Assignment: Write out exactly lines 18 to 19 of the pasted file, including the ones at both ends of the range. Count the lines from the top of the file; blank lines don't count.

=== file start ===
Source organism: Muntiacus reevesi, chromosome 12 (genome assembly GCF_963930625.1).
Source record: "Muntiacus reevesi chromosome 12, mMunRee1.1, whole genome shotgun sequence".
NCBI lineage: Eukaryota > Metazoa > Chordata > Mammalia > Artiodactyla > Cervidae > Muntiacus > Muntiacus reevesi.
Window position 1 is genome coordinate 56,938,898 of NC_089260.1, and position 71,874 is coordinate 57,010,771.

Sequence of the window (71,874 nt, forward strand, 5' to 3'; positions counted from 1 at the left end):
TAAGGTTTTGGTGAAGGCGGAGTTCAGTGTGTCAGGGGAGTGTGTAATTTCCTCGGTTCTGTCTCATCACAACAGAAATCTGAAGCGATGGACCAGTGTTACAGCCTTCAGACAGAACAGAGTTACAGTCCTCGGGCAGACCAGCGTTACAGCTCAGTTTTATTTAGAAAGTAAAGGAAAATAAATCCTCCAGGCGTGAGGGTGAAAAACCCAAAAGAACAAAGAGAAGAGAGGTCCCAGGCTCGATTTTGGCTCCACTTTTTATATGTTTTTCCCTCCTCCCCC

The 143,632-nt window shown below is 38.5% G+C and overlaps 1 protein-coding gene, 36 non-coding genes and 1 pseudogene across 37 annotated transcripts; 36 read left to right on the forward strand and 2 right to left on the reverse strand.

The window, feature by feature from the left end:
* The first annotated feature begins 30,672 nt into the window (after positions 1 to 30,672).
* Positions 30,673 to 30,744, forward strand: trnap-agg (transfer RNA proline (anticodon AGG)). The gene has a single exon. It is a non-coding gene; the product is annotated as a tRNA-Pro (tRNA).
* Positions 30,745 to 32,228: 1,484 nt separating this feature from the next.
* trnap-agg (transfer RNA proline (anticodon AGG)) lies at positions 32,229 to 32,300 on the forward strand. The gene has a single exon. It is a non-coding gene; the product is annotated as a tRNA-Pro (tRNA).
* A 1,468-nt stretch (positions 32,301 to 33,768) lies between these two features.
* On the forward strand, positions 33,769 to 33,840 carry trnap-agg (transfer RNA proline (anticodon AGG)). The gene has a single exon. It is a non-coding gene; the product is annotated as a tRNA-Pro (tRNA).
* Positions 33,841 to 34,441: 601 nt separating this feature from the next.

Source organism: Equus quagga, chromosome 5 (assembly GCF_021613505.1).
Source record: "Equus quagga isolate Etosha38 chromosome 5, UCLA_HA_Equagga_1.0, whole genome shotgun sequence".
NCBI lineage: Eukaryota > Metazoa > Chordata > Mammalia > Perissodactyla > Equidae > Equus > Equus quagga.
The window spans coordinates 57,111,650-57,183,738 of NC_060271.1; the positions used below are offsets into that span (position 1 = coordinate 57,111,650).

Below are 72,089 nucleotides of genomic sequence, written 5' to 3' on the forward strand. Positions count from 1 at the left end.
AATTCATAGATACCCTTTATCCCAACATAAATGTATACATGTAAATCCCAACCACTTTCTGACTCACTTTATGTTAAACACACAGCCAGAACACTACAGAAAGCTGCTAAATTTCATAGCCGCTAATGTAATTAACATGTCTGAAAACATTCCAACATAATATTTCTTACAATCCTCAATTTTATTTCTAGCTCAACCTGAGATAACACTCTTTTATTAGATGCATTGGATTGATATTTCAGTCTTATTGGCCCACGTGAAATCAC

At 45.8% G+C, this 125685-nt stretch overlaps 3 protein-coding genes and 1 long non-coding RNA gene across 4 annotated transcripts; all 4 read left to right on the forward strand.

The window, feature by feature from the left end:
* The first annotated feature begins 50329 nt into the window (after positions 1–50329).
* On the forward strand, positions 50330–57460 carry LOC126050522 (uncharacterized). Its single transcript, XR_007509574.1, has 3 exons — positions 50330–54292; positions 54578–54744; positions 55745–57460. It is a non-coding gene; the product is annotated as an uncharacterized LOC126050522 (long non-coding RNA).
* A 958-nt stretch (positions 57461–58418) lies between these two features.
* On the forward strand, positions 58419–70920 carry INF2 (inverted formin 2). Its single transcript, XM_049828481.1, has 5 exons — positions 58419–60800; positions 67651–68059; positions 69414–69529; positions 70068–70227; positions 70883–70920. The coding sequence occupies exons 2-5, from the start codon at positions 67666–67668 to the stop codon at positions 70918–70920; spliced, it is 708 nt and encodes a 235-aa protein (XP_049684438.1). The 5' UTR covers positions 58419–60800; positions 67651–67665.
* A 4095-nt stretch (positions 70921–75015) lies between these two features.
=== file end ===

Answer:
NCBI lineage: Eukaryota > Metazoa > Chordata > Mammalia > Perissodactyla > Equidae > Equus > Equus quagga.
The window spans coordinates 57,111,650-57,183,738 of NC_060271.1; the positions used below are offsets into that span (position 1 = coordinate 57,111,650).